Kimberly Singleton was the parent of a student at Overbrook Educational Center in West Philadelphia when she lost her job at a billing company. Already an active volunteer at the school, she jumped at the chance when she saw an ad in the school newsletter for a classroom assistant.
Singleton got the job in February 2020 — an “interesting” time to start, she said, given the impending COVID pandemic — and when the school needed a substitute teacher, she suggested her daughter Kassidy apply. Now both of them work at the school, which Kassidy’s brother attended.
The Singletons are two of 11 staffers at the educational center with family ties to the school, where nearly a third of students are blind or visually impaired, according to its website. While other Philadelphia schools have family members working side by side, it’s “definitely unique” to have so many, district spokeswoman Marissa Orbanek said. And it’s not just a nice statistic. Principal Meredith Foote says the family culture, in which children see friends’ parents as teachers, staffers, and volunteers, “makes everything better.”
“When your child goes there or you’ve had a child go there, you treat everyone as if they were your child,” Foote told Chalkbeat. “It makes children want to come to school, and it makes adults want to be there for each other.”
“Family members want to come back, and we want to hire people who are invested in the children and in the community,” Foote told Chalkbeat.
The center started in the 1970s as a partnership with Overbrook School for the Blind, and has been accepting non-visually impaired students since the early 1990s, Foote said. The school accepts students via lottery, and there’s currently a waiting list, she said. The school boasts a high attendance rate, with 86% of students attending 95% or more school days, according to Foote.
The staffers said it’s the sense of family and community at the school, which has 278 students in grades K-8, that keeps them motivated. As a classroom assistant, Kimberly Singleton said, she encourages parents to stay involved.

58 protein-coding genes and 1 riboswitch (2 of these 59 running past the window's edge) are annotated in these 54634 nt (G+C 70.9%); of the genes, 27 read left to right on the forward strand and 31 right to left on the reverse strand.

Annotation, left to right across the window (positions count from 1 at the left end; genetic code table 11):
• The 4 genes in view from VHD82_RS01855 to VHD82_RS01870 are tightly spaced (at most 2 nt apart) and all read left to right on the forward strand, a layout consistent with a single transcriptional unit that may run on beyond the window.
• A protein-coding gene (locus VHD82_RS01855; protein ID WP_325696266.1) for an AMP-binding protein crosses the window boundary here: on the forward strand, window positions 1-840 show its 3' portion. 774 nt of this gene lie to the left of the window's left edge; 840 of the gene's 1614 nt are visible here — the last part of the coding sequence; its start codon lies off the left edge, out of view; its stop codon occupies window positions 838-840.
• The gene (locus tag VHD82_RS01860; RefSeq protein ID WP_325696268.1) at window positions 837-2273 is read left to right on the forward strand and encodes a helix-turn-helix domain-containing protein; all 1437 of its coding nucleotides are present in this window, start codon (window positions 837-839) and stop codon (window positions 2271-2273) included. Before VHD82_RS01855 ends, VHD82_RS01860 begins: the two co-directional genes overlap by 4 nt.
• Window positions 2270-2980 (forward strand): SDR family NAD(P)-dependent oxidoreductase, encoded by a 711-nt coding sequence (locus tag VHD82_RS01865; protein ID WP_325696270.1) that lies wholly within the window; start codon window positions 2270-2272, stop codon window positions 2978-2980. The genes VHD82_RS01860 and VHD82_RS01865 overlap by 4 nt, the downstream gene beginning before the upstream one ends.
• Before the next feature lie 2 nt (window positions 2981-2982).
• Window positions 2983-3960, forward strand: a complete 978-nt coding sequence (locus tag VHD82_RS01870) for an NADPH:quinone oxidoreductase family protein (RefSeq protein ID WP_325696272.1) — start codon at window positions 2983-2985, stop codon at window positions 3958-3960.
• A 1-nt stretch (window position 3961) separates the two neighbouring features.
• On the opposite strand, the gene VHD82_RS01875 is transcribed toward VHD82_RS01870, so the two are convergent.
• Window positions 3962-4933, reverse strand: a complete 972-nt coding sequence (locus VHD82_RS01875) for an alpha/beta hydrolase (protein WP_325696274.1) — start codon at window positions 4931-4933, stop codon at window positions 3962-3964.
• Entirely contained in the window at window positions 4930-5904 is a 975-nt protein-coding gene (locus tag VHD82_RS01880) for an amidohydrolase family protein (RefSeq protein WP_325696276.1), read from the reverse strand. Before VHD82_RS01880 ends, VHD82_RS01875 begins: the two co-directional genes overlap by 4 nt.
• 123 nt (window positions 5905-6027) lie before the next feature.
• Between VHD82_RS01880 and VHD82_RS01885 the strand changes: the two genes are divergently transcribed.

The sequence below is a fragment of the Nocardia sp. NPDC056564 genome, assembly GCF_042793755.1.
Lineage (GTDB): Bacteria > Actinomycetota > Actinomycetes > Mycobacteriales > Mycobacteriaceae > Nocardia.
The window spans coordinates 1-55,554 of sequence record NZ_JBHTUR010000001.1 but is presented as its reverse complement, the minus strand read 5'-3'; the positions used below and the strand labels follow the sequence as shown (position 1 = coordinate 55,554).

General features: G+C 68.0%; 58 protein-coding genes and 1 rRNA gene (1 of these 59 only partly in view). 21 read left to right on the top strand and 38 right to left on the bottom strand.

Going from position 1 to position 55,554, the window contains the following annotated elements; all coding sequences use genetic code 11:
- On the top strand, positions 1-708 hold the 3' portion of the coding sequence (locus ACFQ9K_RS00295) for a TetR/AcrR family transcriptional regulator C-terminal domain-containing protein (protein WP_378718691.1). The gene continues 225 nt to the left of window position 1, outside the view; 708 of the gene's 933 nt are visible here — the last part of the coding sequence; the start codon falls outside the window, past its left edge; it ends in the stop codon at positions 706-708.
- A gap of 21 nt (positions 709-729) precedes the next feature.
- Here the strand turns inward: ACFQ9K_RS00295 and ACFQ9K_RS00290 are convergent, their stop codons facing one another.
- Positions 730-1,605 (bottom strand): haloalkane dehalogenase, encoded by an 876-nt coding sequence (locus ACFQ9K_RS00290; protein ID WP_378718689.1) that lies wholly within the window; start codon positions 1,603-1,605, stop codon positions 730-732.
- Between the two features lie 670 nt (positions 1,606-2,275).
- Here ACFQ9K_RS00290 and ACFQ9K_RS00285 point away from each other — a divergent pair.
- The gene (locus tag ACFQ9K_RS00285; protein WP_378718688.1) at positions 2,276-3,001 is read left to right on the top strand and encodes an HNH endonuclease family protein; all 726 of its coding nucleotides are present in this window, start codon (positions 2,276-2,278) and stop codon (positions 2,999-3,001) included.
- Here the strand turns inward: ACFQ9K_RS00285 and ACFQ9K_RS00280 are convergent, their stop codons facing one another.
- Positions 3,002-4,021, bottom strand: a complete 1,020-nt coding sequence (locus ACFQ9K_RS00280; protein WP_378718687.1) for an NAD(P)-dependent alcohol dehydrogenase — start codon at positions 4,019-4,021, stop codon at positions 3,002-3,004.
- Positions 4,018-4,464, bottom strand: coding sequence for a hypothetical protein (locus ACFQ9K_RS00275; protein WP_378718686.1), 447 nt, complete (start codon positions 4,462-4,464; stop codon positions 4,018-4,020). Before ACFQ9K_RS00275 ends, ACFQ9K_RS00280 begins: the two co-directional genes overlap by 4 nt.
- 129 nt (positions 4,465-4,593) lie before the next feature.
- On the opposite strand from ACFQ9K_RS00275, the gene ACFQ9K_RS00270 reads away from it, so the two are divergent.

“There’s a family atmosphere,” she said. “That’s what I always loved.”
A school’s welcoming policy for the community
School secretary Bonita Liles and her daughter, Love, are another mother-daughter pair at OEC.
Bonita Lyles was a secretary at a school in North Philadelphia when she started volunteering at OEC’s office. Lyles developed close relationships with school leaders and when the opportunity for a full-time position at the center came up, she applied and got the job.
Love Liles, a former OEC student herself, helps sixth to eighth graders with life skills as an aide, and is working toward her education degree. Love Liles is visually impaired herself, Foote said, so “they see someone they can look up to as a role model.” She said she plans to hire Love once she gets her degree.
“It’s wonderful working with her,” Bonita Liles said of her daughter. “I know where she is, and she knows where I am.”
Colleagues’ praise for Love Liles’ skills also brings her joy, she said. “I like hearing the positive feedback I get when they find out she’s my daughter,” she said. “She’s quiet with the kids, but stern. It warms my heart to know she’s thriving here.”
Love Liles said she appreciates the “small community” at OEC. “It’s a lot easier to get to know everyone,” she said. The atmosphere also fosters teamwork when there’s a big project coming up and helps with conflict resolution, she said.
“We’re really close with the community as well,” Bonita Liles said. Community connections “help the school a lot,” she said.
OEC climate staffer and parent Ellis Hamiel echoed that theme. “It’s almost like a small family,” he said. “We all work together to make sure the school’s running smoothly no matter what.”
Hamiel has three children at the school, and “they love it,” he said. One benefit of working at the school his children attend is that he can easily talk to teachers and keep up with lesson plans, he said.
Hamiel is active in Leaders of Tomorrow, one of several activities the school offers. He recruits male role models to come to the school and talk to boys about their experiences and how school helped them get where they are. His wife does the same for girls, he said.
“These people stay in contact with the kids,” Hamiel said. “That’s what’s keeping them focused on school. If they fail at something, we don’t turn our backs; we find ways to tutor them.”
The school has an “open-door” policy, and encourages family and community members to volunteer, Foote said. “If parents want to check in on their children, or a coach in the neighborhood wants to come in and help out, we do all of the volunteer paperwork necessary, but we’re encouraging as many extra hands as possible, because we always need help,” she said.
Meanwhile, students at the center get a kick out of seeing the mother-daughter Singleton duo at school, they said.
Kassidy said she’s asked questions like whether her mother did her hair that day. “I’m like, ‘No, I’m grown,’” she said. “I don’t think they understand: You still have parents when you’re grown.”